Doggett did indeed look as though he was flying. Crispin was so engrossed, he didn’t notice Trilby sneak up behind him with a mouldy Brussels Sprout held delicately in his mouth, intending to deposit it in Crispin’s pocket—that is, until one of the scenery hands rushed past, treading on the cat’s tail. Trilby screeched in pain and spat out the furry vegetable.

Crispin ducked to avoid it and fell over backwards, tugging with such force on Gusty Bob’s string that he dragged him out of the begonias towards the Gazebo. Trilby, realising he’d been caught in the act, shot up the Christmas tree, rattling baubles and dislodging tinsel.

And that might have been the extent of the trouble if Wendy hadn’t spotted Trilby peering out of the branches at the top of the tree.

“Twilby! Come down!” she squealed.

Harry Hunter, who’d had his back to the tree and was unaware of what had happened, was wondering why the music had suddenly grown louder but he carried on regardless.

“I’m coming Twilby!” screamed Wendy starting to climb the tree.

The Wooden Robin hopped from foot to foot, pulling up his woollen socks, unsure what to do.

“Help!” screamed Wendy, whose dress had snagged on a branch.

The Gnome operating the wire dashed forward to see what was happening and as he let go, SuperTingle plummeted to the stage, amidst screams from the audience. Luckily, Doggett landed on his feet and he darted towards the tree to the cheers of the audience. He wasn’t playing the part of SuperTingle, in his mind, he was SuperTingle—he was a real superhero—and somehow, his sparks seemed to flare more intensely than usual, crackling like tiny lightning bolts all around him.

“Nooo!” screamed Crispin, who was the only person to have correctly worked out what would be the result of Doggett coming into contact with the tree.

SuperTingle leapt into the branches, sparks crackling from his body, and it wasn’t long before the decorations and pine needles were burning fiercely. He raced to the top, centimetres ahead of the blaze, freed Wendy, tucked her under one arm and scooped up Trilby. Harry Hunter grabbed the dangling wire and hurled it at Doggett, who caught it and leapt from the flames, which were now licking at his heels. In a graceful arc, he swung across the stage and landed next to the Wooden Robin, who was completely overcome and fell into the audience.

And that might have been the end of the disaster except that the wind had changed direction and with Gusty Bob so close to the Gazebo, a cloud of green, noxious, inflammable gas drifted gently towards the inferno.

The explosion blew Crispin backwards, temporarily deafening him, so he didn’t hear the roar from the audience, the cheers, the whistling and the stamping of feet.


The fire had been so intense, it had consumed everything flammable and rapidly burnt itself out.

“This way to the party,” Widow Twerky yelled, “follow me!” and putting up his lacy parasol, he twerked towards the party area, in his high heels.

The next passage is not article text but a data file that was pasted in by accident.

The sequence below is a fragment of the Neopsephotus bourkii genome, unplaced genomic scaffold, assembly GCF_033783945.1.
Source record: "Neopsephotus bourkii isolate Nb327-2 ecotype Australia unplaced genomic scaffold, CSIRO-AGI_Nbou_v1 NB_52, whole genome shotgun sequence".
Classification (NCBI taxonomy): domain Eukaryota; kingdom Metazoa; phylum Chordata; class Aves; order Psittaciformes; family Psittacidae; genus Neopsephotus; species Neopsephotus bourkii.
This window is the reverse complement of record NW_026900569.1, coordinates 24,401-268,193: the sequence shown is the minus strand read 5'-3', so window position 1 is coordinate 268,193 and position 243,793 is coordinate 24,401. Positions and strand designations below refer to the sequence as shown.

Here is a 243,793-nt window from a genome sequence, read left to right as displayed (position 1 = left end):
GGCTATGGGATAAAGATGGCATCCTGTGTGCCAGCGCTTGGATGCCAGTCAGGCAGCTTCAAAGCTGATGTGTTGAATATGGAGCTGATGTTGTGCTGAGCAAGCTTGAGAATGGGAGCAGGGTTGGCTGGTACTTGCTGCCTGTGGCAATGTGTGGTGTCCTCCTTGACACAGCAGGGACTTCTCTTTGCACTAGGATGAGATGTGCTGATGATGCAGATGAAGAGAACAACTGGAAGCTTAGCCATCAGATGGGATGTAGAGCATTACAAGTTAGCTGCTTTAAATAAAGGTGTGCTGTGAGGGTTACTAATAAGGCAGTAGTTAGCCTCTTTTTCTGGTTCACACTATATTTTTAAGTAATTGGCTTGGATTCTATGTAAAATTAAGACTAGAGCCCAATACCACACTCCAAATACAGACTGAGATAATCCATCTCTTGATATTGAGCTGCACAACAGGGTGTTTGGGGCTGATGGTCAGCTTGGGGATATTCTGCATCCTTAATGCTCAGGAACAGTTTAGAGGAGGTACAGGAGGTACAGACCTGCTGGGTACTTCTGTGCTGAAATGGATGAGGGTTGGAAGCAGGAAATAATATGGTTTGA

“Hooray!” cheered the audience.

To Crispin, whose senses had been battered by the blast, it seemed as if everything was happening in slow motion. Through bleary eyes, he saw Lady Arscott approaching like an enraged bear; her arms outstretched. She was shouting, but Crispin’s eardrums had been stretched to their limits and now, whatever the pitch, sounds were being transmitted to his brain as a low growl. Before the great, rumbling, bear-like figure of Lady Arscott reached him, Crispin fainted.


His hearing didn’t return until the following day but Sylvester was eager to fill him in on what had happened.

“And if you hadn’t fainted like a wimp…” Sylvester said.

“For your information, I passed out with the pain…”

“Whatever. Well, if you hadn’t fainted like a wimp, you’d have heard how much Lady Arscott loved the panto…”


“Yeah, she said it was inspired.”


“Yeah, and Lord Arscott said it was a triumph.”


“Oh, and one other thing…”

“Bartrum?” asked Crispin weakly, fearing the worst.

“Oh no. He thought it was good too. No, what I was going to say was that Wendy said we could borrow her cat until you’re well. She thought he’d cheer you up.”

Sylvester left the room and returned a few seconds later carrying a pink cushion on which sat Trilby, wearing a pink ribbon around his neck.

“Oh look,” said Sylvester tickling him under the chin, “I think he likes me. He’s smiling.”


Stupid Elves, thought Trilby, fighting back the urge to bite Sylvester’s finger. But I will be avenged tonight when you both go to bed. He’d carried out some research and found an interesting idea in a film and he was going to recreate a rather scary scene. True, he didn’t have access to any horses’ heads but he did have two particularly mature fish heads and they would do nicely.



About the author

Dawn’s two previous books in the ‘Chronicles Chronicles’ series are ‘The Basilwade Chronicles’ and ‘The Macaroon Chronicles’ both published by Chapeltown Publishing.

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The Crispin Chronicles

Links to the previous chapters:

Chapter 1 – Her Ladyship’s Garden -

Chapter 2 – The Letter from OFSGAR -

Chapter 3 -The Sweet Smell of Success -

Chapter 4 – A Visit from Peggy the Pram -


Chapter 5 – Nightly Disturbances -


Chapter 6 – Just Desserts -


Chapter 7 – A Little Girl at Large -


Chapter 8 – The Halloween Party -


Chapter 9 – A Glimmer of an Idea -


Chapter 10 – Doggett Sees the Light -


Chapter 11 – Doggett’s Blues –